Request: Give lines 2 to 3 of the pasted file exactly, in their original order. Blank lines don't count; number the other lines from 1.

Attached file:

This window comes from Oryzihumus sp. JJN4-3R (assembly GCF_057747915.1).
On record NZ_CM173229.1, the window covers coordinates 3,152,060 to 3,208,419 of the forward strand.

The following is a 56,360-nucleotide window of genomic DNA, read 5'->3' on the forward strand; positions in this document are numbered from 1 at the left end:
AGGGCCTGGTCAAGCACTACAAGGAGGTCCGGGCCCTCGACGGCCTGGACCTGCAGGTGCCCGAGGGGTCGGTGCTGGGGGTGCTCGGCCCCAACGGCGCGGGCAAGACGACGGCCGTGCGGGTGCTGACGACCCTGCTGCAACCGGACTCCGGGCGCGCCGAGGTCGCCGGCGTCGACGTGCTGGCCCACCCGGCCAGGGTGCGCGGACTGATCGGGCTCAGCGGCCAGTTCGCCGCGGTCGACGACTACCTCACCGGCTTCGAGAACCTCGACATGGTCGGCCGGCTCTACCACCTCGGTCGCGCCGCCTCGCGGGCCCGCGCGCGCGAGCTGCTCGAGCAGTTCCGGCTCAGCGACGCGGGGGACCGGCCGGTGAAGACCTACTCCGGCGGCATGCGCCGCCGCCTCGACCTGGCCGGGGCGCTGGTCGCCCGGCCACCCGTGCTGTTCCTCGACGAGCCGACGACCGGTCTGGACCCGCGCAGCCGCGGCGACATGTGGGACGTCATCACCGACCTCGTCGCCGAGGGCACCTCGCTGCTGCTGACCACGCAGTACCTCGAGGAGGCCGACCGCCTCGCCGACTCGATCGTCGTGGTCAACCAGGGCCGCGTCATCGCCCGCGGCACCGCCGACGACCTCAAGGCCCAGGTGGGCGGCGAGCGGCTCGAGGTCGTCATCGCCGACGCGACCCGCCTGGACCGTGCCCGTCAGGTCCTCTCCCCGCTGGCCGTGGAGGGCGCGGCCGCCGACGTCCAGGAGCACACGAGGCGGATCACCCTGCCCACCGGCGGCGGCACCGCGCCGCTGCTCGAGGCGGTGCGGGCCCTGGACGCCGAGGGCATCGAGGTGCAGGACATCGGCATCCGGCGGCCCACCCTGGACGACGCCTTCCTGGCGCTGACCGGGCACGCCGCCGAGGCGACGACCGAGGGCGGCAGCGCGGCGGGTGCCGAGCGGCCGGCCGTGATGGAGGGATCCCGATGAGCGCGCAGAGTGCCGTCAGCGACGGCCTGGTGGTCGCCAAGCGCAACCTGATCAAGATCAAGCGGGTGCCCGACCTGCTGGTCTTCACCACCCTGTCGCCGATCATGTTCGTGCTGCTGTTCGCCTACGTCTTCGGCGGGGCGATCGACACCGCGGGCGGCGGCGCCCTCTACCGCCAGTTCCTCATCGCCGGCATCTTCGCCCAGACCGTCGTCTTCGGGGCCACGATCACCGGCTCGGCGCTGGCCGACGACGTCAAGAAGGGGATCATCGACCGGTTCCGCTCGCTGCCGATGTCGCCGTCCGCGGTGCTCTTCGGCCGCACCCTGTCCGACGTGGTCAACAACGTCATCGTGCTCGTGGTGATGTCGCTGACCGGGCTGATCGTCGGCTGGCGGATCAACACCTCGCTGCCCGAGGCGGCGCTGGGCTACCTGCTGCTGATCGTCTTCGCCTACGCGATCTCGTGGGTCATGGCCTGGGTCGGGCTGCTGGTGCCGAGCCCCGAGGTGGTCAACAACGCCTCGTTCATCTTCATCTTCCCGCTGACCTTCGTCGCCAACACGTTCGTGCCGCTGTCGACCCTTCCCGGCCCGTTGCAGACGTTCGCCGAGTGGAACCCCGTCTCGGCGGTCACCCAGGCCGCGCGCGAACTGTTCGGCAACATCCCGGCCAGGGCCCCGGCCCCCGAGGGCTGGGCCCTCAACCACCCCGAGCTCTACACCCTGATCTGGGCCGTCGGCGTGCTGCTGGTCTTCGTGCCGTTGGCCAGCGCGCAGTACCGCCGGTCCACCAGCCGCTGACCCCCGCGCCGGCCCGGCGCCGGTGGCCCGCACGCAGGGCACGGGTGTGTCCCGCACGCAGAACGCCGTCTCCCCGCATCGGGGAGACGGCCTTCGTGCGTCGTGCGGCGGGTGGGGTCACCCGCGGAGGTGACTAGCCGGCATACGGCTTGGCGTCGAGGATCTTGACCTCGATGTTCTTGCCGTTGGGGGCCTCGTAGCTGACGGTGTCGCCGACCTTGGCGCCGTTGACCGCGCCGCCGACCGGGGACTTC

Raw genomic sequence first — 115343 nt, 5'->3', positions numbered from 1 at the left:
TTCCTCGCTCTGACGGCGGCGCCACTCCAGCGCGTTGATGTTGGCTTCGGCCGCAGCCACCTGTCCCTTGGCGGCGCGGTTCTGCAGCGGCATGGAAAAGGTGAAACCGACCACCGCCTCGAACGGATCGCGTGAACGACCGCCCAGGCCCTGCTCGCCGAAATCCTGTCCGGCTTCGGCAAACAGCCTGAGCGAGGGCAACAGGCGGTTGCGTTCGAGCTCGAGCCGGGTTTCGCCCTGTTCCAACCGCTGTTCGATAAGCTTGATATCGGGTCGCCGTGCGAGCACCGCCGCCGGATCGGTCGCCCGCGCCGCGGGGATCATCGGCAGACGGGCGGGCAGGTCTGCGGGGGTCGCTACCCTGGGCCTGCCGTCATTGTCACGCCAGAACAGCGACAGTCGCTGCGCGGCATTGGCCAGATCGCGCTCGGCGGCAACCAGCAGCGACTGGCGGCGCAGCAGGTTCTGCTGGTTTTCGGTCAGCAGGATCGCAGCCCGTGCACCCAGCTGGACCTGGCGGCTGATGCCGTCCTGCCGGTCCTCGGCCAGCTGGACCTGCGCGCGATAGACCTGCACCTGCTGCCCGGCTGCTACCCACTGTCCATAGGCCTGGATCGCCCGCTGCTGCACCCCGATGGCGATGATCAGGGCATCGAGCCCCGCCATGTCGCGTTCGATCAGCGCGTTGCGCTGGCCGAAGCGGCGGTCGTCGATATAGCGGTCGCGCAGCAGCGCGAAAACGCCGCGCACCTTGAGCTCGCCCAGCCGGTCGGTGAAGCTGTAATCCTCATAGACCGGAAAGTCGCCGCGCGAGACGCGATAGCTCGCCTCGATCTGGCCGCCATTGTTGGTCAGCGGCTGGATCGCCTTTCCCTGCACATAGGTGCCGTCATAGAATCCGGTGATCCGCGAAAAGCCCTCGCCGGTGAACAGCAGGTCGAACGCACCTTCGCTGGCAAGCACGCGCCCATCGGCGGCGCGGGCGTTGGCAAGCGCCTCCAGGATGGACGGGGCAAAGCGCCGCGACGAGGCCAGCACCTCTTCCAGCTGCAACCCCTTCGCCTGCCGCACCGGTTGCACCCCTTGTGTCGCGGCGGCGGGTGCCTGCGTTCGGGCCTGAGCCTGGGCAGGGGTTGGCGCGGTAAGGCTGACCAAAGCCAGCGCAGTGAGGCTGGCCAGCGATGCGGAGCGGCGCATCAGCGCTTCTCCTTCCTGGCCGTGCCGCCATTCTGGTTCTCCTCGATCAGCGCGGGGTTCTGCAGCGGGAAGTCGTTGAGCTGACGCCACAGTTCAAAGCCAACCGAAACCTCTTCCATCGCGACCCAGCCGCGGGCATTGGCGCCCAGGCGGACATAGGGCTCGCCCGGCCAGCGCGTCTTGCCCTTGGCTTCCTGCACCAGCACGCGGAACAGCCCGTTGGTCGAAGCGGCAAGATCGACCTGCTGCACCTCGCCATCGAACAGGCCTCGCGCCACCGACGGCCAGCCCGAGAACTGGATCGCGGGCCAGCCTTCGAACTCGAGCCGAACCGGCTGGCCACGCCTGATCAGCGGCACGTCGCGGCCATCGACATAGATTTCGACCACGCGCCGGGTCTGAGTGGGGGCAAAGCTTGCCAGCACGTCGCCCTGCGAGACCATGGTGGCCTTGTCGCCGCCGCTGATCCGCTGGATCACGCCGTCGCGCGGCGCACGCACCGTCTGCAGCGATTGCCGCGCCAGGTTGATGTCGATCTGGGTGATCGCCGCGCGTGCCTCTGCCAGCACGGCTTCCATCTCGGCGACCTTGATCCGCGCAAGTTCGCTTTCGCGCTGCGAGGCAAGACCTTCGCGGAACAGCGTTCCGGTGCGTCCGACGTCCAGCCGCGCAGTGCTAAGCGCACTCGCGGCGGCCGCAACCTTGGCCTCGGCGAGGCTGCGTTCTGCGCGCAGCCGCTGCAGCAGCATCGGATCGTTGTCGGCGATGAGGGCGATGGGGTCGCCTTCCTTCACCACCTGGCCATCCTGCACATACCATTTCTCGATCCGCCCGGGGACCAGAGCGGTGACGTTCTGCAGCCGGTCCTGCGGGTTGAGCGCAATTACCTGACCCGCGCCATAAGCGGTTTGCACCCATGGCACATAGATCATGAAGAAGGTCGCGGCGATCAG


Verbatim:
On record NZ_CM173229.1, the window covers coordinates 3,152,060 to 3,208,419 of the forward strand.

The following is a 56,360-nucleotide window of genomic DNA, read 5'->3' on the forward strand; positions in this document are numbered from 1 at the left end: